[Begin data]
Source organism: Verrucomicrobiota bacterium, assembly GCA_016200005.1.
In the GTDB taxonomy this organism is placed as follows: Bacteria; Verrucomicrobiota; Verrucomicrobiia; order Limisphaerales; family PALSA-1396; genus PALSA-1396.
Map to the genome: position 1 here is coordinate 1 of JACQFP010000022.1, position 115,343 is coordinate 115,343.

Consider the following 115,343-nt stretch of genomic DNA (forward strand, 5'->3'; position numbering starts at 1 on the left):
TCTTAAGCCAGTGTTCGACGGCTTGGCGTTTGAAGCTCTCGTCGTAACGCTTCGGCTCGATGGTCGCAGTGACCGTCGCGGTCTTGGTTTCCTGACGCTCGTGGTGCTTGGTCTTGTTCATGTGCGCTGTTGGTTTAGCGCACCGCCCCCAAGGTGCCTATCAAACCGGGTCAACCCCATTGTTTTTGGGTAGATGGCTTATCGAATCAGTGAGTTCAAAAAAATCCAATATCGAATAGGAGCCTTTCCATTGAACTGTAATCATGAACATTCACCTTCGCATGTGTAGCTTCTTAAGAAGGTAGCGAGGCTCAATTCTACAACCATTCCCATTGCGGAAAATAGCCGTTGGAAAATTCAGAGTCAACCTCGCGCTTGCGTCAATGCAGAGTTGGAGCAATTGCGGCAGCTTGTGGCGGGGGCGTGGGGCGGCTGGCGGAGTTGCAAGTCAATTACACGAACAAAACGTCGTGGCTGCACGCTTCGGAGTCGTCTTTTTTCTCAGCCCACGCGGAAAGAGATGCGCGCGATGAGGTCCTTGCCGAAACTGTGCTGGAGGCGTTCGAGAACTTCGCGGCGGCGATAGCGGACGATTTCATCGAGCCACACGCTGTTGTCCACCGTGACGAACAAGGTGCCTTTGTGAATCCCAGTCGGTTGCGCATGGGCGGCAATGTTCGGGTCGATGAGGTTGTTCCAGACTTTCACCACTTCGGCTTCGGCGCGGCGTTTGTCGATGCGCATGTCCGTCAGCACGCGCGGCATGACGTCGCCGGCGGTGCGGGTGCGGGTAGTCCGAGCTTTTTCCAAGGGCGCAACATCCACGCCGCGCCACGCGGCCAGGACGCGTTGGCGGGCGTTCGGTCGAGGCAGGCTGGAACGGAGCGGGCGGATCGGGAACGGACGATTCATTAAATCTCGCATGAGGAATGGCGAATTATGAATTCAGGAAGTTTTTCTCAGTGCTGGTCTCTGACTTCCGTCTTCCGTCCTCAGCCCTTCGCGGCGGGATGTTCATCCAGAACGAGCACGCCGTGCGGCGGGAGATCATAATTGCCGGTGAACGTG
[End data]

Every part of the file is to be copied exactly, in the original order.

Source organism: Verrucomicrobiota bacterium, assembly GCA_016200005.1.
In the GTDB taxonomy this organism is placed as follows: Bacteria; Verrucomicrobiota; Verrucomicrobiia; order Limisphaerales; family PALSA-1396; genus PALSA-1396.
Map to the genome: position 1 here is coordinate 1 of JACQFP010000022.1, position 115,343 is coordinate 115,343.

Consider the following 115,343-nt stretch of genomic DNA (forward strand, 5'->3'; position numbering starts at 1 on the left):
TCTTAAGCCAGTGTTCGACGGCTTGGCGTTTGAAGCTCTCGTCGTAACGCTTCGGCTCGATGGTCGCAGTGACCGTCGCGGTCTTGGTTTCCTGACGCTCGTGGTGCTTGGTCTTGTTCATGTGCGCTGTTGGTTTAGCGCACCGCCCCCAAGGTGCCTATCAAACCGGGTCAACCCCATTGTTTTTGGGTAGATGGCTTATCGAATCAGTGAGTTCAAAAAAATCCAATATCGAATAGGAGCCTTTCCATTGAACTGTAATCATGAACATTCACCTTCGCATGTGTAGCTTCTTAAGAAGGTAGCGAGGCTCAATTCTACAACCATTCCCATTGCGGAAAATAGCCGTTGGAAAATTCAGAGTCAACCTCGCGCTTGCGTCAATGCAGAGTTGGAGCAATTGCGGCAGCTTGTGGCGGGGGCGTGGGGCGGCTGGCGGAGTTGCAAGTCAATTACACGAACAAAACGTCGTGGCTGCACGCTTCGGAGTCGTCTTTTTTCTCAGCCCACGCGGAAAGAGATGCGCGCGATGAGGTCCTTGCCGAAACTGTGCTGGAGGCGTTCGAGAACTTCGCGGCGGCGATAGCGGACGATTTCATCGAGCCACACGCTGTTGTCCACCGTGACGAACAAGGTGCCTTTGTGAATCCCAGTCGGTTGCGCATGGGCGGCAATGTTCGGGTCGATGAGGTTGTTCCAGACTTTCACCACTTCGGCTTCGGCGCGGCGTTTGTCGATGCGCATGTCCGTCAGCACGCGCGGCATGACGTCGCCGGCGGTGCGGGTGCGGGTAGTCCGAGCTTTTTCCAAGGGCGCAACATCCACGCCGCGCCACGCGGCCAGGACGCGTTGGCGGGCGTTCGGTCGAGGCAGGCTGGAACGGAGCGGGCGGATCGGGAACGGACGATTCATTAAATCTCGCATGAGGAATGGCGAATTATGAATTCAGGAAGTTTTTCTCAGTGCTGGTCTCTGACTTCCGTCTTCCGTCCTCAGCCCTTCGCGGCGGGATGTTCATCCAGAACGAGCACGCCGTGCGGCGGGAGATCATAATTGCCGGTGAACGTG